Monday was a surprisingly bad day for electric vehicle companies, especially considering how well EV stocks did back in 2020. For most of last year, the entire EV sector entered a period of frantic hyperactivity, with traders jumping on any promising start-up looking to create some kind of electric vehicle. Even non-EV stocks that had even the vaguest connection to the industry saw significant gains in 2020. However, it seems like this is changing. Shares of Tesla (NYSE: TSLA) are falling today, with the rest of the EV sector following in suit.
Tesla is down around 8.6% so far on the day. Other big EV names, such as GreenPower Motor (NASDAQ: GP), Lordstown Motors (NASDAQ: RIDE), and XPeng (NYSE: XPEV) are all down 10.5%, 8.2%, and 6.9%, respectively. While there isn’t any big catalyst or piece of news to justify this reversal, EV stocks, in general, have been falling out of favor among investors. With tech stocks largely underperforming so far this earnings season in comparison to more traditional value stocks, investors are starting to think that EV companies are a bit overpriced.
Long a long-term perspective, general optimism surrounding EV’s as a general trend remains quite high, with some analysts expecting the total EV global market to hit around $3 trillion in the future. However, looking at it from a more short-to-mid-term lens, it seems like investors are tired of spending an arm and an egg to buy EV stocks at the moment.
Even over the past couple of months, EV stocks have been losing their appeal. Tesla has fallen around 21% from its January highs. Considering Tesla is worth almost all other EV stocks put together, a major decline of its stock usually leads to similar declines in other, smaller companies. That’s exactly what happened on Monday. Xpeng, Li Auto (NASDAQ: LI), and NIO (NASDAQ: NIO) are all down around 8% this morning, as well as being down 20% since January – mimicking Tesla’s decline.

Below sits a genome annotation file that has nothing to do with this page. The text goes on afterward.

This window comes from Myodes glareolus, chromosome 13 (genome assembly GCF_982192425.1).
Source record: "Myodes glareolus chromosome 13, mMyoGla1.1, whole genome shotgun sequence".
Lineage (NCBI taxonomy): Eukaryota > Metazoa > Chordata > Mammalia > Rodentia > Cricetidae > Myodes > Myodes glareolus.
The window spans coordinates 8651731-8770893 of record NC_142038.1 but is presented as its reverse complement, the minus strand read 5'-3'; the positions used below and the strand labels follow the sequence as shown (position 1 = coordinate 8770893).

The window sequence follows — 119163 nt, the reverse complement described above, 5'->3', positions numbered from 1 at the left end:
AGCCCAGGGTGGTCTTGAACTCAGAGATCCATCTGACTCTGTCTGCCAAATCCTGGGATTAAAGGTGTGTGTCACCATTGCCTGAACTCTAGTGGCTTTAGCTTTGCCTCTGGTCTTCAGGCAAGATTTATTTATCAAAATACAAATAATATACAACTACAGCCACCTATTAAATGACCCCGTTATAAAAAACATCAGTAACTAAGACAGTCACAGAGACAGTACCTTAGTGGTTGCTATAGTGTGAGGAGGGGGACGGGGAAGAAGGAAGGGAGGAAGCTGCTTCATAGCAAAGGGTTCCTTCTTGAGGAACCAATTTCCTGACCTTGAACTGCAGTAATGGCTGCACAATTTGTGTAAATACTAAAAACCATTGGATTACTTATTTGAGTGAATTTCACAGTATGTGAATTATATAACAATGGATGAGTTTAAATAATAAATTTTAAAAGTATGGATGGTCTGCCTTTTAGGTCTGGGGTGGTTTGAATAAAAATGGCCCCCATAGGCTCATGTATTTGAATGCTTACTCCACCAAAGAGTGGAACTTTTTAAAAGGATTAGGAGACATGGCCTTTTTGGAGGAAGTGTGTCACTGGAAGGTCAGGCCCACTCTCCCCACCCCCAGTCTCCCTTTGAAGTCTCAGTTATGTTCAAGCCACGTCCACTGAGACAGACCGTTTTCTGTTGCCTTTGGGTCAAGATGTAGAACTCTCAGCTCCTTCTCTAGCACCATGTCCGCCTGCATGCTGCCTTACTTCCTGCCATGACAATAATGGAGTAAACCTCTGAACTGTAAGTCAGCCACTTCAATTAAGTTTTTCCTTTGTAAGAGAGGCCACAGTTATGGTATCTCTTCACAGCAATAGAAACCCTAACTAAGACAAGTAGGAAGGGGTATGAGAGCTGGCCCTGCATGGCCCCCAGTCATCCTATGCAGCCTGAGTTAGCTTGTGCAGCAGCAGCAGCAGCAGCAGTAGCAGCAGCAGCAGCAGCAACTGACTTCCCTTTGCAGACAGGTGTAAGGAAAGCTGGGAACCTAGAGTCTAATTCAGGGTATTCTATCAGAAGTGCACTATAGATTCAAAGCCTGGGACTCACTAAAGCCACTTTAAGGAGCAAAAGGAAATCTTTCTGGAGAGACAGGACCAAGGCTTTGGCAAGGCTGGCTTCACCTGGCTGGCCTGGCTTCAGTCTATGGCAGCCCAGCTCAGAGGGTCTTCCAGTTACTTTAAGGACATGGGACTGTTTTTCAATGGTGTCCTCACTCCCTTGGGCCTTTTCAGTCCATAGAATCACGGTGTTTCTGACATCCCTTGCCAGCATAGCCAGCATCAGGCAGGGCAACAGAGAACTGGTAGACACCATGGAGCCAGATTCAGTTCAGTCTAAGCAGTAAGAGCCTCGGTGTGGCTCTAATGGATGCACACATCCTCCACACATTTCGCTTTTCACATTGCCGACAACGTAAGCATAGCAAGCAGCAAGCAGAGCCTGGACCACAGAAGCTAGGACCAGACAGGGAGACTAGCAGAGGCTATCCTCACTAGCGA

Although this is happening, it doesn’t seem like EV IPOs are slowing down at all. One particular company, Lucid, confirmed that it would be going public soon via a SPAC deal valued at approximately $24 billion. The new company would trade on the NYSE, directly competing against Tesla on the same exchange, some time in the second quarter.
While new EV companies are still likely to draw up plenty of investor excitement, it wouldn’t be surprising if the markets start to take a more realistic appraisal of these companies. With most EV start-ups failing to report any revenue at all as of yet, analysts ask why do these same companies deserve valuations in the tens of billions with nothing to show for it.
Tesla Company Profile
Founded in 2003 and based in Palo Alto, California, Tesla is a vertically integrated sustainable energy company that also aims to transition the world to electric mobility by making electric vehicles. It sells solar panels and solar roofs for energy generation plus batteries for stationary storage for residential and commercial properties including utilities. The Tesla Roadster debuted in 2008, Model S in 2012, Model X in 2015, Model 3 in 2017, and Model Y in 2020. Global deliveries in 2019 were 367,656 units. Tesla went public in 2010 and employs about 50,000 people. – Warrior Trading News